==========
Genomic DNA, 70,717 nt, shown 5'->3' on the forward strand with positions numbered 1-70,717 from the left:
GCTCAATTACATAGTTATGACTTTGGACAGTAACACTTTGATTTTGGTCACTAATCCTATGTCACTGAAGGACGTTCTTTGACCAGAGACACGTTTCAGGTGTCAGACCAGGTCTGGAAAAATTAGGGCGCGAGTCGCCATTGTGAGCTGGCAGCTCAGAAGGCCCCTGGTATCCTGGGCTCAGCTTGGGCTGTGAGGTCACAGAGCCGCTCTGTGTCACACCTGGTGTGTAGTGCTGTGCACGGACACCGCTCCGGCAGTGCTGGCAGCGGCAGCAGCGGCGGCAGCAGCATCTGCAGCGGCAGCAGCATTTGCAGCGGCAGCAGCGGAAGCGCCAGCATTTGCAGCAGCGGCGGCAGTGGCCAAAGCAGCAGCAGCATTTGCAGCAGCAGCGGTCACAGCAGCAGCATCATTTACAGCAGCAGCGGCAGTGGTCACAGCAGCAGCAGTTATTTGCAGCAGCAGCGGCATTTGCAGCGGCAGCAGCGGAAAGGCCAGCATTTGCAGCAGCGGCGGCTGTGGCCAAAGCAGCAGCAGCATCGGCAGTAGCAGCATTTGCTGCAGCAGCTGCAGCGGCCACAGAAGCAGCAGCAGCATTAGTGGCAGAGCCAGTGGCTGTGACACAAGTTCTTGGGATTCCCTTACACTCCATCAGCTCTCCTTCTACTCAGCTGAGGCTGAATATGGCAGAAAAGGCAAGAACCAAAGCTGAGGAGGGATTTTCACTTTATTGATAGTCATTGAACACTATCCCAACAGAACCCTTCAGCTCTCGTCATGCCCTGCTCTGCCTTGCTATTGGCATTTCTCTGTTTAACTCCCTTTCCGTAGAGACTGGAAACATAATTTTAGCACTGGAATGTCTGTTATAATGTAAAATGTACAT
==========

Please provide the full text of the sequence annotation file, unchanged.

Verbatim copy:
Genomic DNA, 70,717 nt, shown 5'->3' on the forward strand with positions numbered 1-70,717 from the left:
GCTCAATTACATAGTTATGACTTTGGACAGTAACACTTTGATTTTGGTCACTAATCCTATGTCACTGAAGGACGTTCTTTGACCAGAGACACGTTTCAGGTGTCAGACCAGGTCTGGAAAAATTAGGGCGCGAGTCGCCATTGTGAGCTGGCAGCTCAGAAGGCCCCTGGTATCCTGGGCTCAGCTTGGGCTGTGAGGTCACAGAGCCGCTCTGTGTCACACCTGGTGTGTAGTGCTGTGCACGGACACCGCTCCGGCAGTGCTGGCAGCGGCAGCAGCGGCGGCAGCAGCATCTGCAGCGGCAGCAGCATTTGCAGCGGCAGCAGCGGAAGCGCCAGCATTTGCAGCAGCGGCGGCAGTGGCCAAAGCAGCAGCAGCATTTGCAGCAGCAGCGGTCACAGCAGCAGCATCATTTACAGCAGCAGCGGCAGTGGTCACAGCAGCAGCAGTTATTTGCAGCAGCAGCGGCATTTGCAGCGGCAGCAGCGGAAAGGCCAGCATTTGCAGCAGCGGCGGCTGTGGCCAAAGCAGCAGCAGCATCGGCAGTAGCAGCATTTGCTGCAGCAGCTGCAGCGGCCACAGAAGCAGCAGCAGCATTAGTGGCAGAGCCAGTGGCTGTGACACAAGTTCTTGGGATTCCCTTACACTCCATCAGCTCTCCTTCTACTCAGCTGAGGCTGAATATGGCAGAAAAGGCAAGAACCAAAGCTGAGGAGGGATTTTCACTTTATTGATAGTCATTGAACACTATCCCAACAGAACCCTTCAGCTCTCGTCATGCCCTGCTCTGCCTTGCTATTGGCATTTCTCTGTTTAACTCCCTTTCCGTAGAGACTGGAAACATAATTTTAGCACTGGAATGTCTGTTATAATGTAAAATGTACAT